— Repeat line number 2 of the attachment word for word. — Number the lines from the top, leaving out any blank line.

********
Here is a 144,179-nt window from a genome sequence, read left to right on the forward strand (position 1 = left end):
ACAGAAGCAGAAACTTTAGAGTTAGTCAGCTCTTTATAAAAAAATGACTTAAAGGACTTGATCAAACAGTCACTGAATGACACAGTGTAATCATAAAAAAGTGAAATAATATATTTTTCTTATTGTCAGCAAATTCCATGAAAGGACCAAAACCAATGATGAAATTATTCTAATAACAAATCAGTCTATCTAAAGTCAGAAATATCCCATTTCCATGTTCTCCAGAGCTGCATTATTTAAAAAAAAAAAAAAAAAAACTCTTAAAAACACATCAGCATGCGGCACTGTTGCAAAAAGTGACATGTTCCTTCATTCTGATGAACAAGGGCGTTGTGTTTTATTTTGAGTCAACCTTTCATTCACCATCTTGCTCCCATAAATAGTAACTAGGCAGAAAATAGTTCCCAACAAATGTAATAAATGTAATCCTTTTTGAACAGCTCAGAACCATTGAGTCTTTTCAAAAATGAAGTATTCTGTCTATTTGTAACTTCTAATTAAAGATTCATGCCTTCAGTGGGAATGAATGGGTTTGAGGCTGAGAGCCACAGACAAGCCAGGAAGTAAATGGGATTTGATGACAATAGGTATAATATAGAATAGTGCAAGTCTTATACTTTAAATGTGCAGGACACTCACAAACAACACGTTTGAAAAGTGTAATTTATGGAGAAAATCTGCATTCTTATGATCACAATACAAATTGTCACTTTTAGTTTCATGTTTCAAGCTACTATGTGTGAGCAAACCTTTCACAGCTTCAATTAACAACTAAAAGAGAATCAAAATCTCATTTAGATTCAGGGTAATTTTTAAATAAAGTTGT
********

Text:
ACAGAAGCAGAAACTTTAGAGTTAGTCAGCTCTTTATAAAAAAATGACTTAAAGGACTTGATCAAACAGTCACTGAATGACACAGTGTAATCATAAAAAAGTGAAATAATATATTTTTCTTATTGTCAGCAAATTCCATGAAAGGACCAAAACCAATGATGAAATTATTCTAATAACAAATCAGTCTATCTAAAGTCAGAAATATCCCATTTCCATGTTCTCCAGAGCTGCATTATTTAAAAAAAAAAAAAAAAAAACTCTTAAAAACACATCAGCATGCGGCACTGTTGCAAAAAGTGACATGTTCCTTCATTCTGATGAACAAGGGCGTTGTGTTTTATTTTGAGTCAACCTTTCATTCACCATCTTGCTCCCATAAATAGTAACTAGGCAGAAAATAGTTCCCAACAAATGTAATAAATGTAATCCTTTTTGAACAGCTCAGAACCATTGAGTCTTTTCAAAAATGAAGTATTCTGTCTATTTGTAACTTCTAATTAAAGATTCATGCCTTCAGTGGGAATGAATGGGTTTGAGGCTGAGAGCCACAGACAAGCCAGGAAGTAAATGGGATTTGATGACAATAGGTATAATATAGAATAGTGCAAGTCTTATACTTTAAATGTGCAGGACACTCACAAACAACACGTTTGAAAAGTGTAATTTATGGAGAAAATCTGCATTCTTATGATCACAATACAAATTGTCACTTTTAGTTTCATGTTTCAAGCTACTATGTGTGAGCAAACCTTTCACAGCTTCAATTAACAACTAAAAGAGAATCAAAATCTCATTTAGATTCAGGGTAATTTTTAAATAAAGTTGT